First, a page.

* Participants should wear comfortable clothes to the workshops.
* Those attending the self-bandaging workshop must bring their own bandages.


FRIDAY, OCTOBER 27, 2006 4:00 - 4:30 pm

Greeting and Documentation Delivery


D. Luís Miguel Amurrio (Psychologist of AACC of Álava)


PowerPoint presentations on important topics Group discussions of these concerns Sharing experiences and insights Addressing problems and sharing solutions Stress reduction techniques to improve the quality of life.


Mrs. Zuriñe Blasco Etxeguren (President of Adelprise) Addressing problems and sharing solutions Stress reduction techniques to improve the quality of life.


9:30 to 1:30 (with a half hour break).


Self-Manual Lymph Drainage, Prevention

Techniques, and Self-Care Of Lymphedema

Mª Jesus Gómez Lake - Physiotherapist and Mª Ángel Santamaría Aspiazu-Nurse Graduate


The lymphatic system
Location of the lymph glands
Functions of the lymphatic system
Rules for self-manual lymph drainage
Movements to stimulate lymph glands
Learning about the directions for drainage of the lymphatic system.
Guidelines on the importance of preventing the complications of lymphedema. Recommendations to keep in mind regarding self- care, infections, hygiene, and rules for daily life.

2.00 noon Lunch Break


Pedro Gómez de Segura (Graduated in Physical Education)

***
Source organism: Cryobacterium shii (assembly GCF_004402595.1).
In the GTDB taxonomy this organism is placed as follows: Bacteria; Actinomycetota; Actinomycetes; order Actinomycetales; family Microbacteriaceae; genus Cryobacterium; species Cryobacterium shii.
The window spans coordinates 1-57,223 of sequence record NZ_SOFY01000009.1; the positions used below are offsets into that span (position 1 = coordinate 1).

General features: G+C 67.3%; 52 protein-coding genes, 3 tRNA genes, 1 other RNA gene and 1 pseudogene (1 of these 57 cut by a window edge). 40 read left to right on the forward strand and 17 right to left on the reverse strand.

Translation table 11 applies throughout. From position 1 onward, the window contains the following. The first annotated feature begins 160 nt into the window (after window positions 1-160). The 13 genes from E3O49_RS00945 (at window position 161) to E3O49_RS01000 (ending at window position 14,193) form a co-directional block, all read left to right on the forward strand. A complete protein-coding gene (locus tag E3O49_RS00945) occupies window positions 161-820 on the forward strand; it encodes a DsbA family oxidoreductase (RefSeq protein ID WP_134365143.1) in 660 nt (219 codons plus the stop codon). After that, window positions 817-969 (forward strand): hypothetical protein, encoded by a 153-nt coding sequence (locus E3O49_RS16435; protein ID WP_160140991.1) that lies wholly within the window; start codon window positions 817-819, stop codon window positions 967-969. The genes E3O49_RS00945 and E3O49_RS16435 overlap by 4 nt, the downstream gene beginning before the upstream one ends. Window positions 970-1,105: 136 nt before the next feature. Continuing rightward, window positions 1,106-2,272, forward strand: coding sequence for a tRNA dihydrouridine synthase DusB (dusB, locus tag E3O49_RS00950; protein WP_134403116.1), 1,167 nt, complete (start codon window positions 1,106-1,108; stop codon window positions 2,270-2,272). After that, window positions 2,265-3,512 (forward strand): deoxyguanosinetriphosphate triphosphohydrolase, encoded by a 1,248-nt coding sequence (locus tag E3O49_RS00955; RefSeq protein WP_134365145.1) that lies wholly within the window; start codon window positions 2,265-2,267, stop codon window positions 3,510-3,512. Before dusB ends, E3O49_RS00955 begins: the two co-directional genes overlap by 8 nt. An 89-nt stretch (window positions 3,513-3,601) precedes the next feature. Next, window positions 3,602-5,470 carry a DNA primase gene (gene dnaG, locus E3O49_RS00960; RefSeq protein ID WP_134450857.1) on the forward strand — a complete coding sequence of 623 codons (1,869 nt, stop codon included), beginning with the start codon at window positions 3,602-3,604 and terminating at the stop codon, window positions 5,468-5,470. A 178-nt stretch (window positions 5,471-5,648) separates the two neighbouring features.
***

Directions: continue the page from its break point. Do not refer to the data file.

Breathing Exercises
Exercises for the neck, shoulders, elbows, hands, and fingers Stimulation of the trunk and abdomen areas
Mobilization of the hips, legs, knees, ankles, feet, and fingers


"Medical Aspects of the Lymphedema, and Support Treatment Therapies"




Dra. Fernández adores Domene (Teacher of scientific and practical Manual Lymphatic Drainage)


Lymphatic anatomy of the affected areas Demonstration of materials used for bandaging Caution and care to take with the bandages Active and participative class Self-bandaging demonstration Learning of the technique individually Help exercises

1:30 pm - Participants joint Conclusions

2:00 - End and farewell of the Youth Encounter



Joint Meeting of Youngsters With Lymphedema Registration

Form Registration is FREE but must be completed by October 1, 2006

Full Name _________________________________________

Age _________________